On Tuesday 5th October a Siberian Thrush had been found in the abandoned fields on Gugh, just over the sand bar from Agnes. The next day it was still present and a White’s Thrush was found in fields near Troytown! The two zoothera thrushes had probably arrived together and for many lucky birders Wednesday provided the unique chance to see these two enigmatic vagrants within walking distance of each other! As we feared and expected the White’s Thrush had gone by Thursday morning but the Siberian Thrush was still present and almost unbelievably at about 1pm a Short-toed Eagle drifted over St Agnes and appeared to be hanging around the Islands. Thursday night was almost unbearable as I packed my stuff ready for the Scillies the next day. I was desperate for the Siberian Thrush and Short-toed Eagle to hang around and if so that we could get to both before dark.
Nigel, Peter, Richard, Linda, Martin and myself all met at Exeter Service Station at just after 7am. Stuart would be coming the next day as it was his daughter’s birthday party. Thanks to Peter’s devious scheming I had hatched a plan which enabled me to hang on to the Clio for a few extra months after starting my new job at the end of May. As I got out of the car at Exeter I was horrified to notice that the Escort keys were in my pocket, Sara would be without a car! She needed them that night to get to Salisbury and so posting them wouldn’t really help. I borrowed a Yellow Pages and phoned some courier services, they were all over £60 and one was £100+!! I rang Sara and gave her the bad news and then I went back into the café area to ask for the gang’s advice. Sara then managed to find a spare set and paged me to say don’t worry, unfortunately my pager was in the car and so I continued to make arrangements to book a courier! Just before finalising the arrangements I phoned home and was relieved to find that I didn’t need to bother.
After this hitch we hit the road again and via a quick stop on the Hayle Estuary we headed for St Just Airfield. By now the pager had reported that both thrush and eagle were still present, the excitement began to build. We decided that the safest approach would be to try and get the eagle first and then get the 2:15pm boat to Agnes. The timings meant that it would be safer to try and see the eagle from St Mary’s at 2 miles range and this way we wouldn’t run the risk of failing to get back from Martins in time for the St Agnes boat. The Eagle was flying over the Eastern Isles and we joked about trying to get the Skybus pilot to detour low over the Islands!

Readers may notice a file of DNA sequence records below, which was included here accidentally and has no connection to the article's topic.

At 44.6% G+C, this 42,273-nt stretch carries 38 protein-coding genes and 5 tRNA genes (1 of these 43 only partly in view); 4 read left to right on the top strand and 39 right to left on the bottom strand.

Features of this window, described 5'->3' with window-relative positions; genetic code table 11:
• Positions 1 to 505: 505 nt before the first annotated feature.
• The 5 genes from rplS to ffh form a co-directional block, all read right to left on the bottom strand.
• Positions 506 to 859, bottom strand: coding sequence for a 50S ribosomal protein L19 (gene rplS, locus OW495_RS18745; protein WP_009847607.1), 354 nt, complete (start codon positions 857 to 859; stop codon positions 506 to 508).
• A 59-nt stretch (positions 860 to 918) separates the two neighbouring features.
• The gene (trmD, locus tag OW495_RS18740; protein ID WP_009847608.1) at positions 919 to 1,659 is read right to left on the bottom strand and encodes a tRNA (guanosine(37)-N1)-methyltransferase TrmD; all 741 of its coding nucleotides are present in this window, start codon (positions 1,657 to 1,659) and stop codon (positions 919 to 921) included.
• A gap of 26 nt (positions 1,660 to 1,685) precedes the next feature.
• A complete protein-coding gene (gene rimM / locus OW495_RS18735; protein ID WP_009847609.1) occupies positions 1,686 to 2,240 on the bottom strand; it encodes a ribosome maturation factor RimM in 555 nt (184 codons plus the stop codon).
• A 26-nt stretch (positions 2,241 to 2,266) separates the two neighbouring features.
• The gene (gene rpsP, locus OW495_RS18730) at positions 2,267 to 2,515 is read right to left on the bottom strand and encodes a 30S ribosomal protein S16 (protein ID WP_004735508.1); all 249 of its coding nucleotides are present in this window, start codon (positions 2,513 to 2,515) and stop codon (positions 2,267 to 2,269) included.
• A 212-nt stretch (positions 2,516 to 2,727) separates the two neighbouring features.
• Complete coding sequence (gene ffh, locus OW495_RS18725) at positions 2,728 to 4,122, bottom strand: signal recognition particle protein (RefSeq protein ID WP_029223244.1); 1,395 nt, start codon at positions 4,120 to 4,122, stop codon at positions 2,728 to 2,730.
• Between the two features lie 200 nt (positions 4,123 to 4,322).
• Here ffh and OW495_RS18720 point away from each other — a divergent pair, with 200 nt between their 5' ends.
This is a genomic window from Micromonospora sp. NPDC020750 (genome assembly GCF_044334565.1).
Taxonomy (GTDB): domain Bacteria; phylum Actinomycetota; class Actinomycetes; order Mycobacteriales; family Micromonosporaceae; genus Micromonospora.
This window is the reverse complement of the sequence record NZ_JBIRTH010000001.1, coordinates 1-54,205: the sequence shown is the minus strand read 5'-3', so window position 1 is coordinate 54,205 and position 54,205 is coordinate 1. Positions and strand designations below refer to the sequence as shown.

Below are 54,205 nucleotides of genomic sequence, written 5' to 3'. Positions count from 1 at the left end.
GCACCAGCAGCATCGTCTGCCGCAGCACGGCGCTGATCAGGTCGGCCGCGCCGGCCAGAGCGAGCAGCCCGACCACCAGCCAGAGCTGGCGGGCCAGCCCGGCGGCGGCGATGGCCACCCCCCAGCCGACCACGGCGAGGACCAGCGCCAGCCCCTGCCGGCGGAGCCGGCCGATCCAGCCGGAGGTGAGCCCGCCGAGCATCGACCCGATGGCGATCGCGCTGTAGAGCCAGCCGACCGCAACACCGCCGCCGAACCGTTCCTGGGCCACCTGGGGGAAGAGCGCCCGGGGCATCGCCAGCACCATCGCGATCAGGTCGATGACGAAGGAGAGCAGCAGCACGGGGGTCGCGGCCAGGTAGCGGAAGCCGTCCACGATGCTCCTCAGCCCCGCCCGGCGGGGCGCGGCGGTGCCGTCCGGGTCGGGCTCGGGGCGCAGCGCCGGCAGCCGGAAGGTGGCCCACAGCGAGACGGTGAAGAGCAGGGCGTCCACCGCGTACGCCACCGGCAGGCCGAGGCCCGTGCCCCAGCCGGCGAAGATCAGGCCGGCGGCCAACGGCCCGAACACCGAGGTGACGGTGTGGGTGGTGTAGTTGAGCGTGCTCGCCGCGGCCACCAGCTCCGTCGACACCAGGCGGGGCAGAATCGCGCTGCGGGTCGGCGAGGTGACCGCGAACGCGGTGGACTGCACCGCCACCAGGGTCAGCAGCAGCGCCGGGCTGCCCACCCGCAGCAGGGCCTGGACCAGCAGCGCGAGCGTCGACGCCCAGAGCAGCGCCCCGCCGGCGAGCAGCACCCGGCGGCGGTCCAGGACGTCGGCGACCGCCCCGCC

Our group was split across two flights and by chance I was on the first flight with the other six on the second. I arrived at St Mary’s airport and had brief views of the Upland Sandpiper. I declined a lift in the Skybus taxi and waited for the gang. I waited for about 30 minutes for their flight but no sign. It turned out that they had convinced the pilot to detour to the Eastern Isles and they were making several passes to try and see the eagle! Eventually they touched down; they hadn’t seen it. We quickly jumped in the next Skybus taxi and having dropped our stuff off at the flat we headed towards the golf course with the intention of scoping the eagle. On the way we arranged for a taxi to pick us up from the golf course at 2pm to ensure that we made it to the Quay for the 2:15pm boat to Agnes.
We arrived at the golf course and decided that we could get a better view of St Martins by venturing across several of the fairways. Once we had settled on a suitable location we sat down and began to scan with telescopes. The tension was building and we were conscious of the time. After several false alarms Richard finally picked it up as it rose above a distant farmhouse on the St Martins horizon.Immediately obvious was the large size and the pale patches on the upper wings. Although I subsequently calculated that we were approximately 2¼ miles away the conditions were good and at 60x magnification views were satisfactory. We watched the eagle for a short while before heading back to wait for the taxi.
It seems likely that this bird had headed north from its breeding areas in Spain rather than south to its wintering grounds south of the Sahara. There are no reptiles on Scilly and the Eagle was probably unable to feed. Having realised its mistake it headed back south on Monday 11th, the start of a 2,500 mile journey back to the Sahara.
Ever since we had met at Exeter some 6.5 hours ago the tension had been building, the sight of the magnificent eagle was a fantastic relief but we realised that this was just the first (and easiest) half done – the Siberian Thrush was next and we headed off to meet the taxi for the journey to Gugh.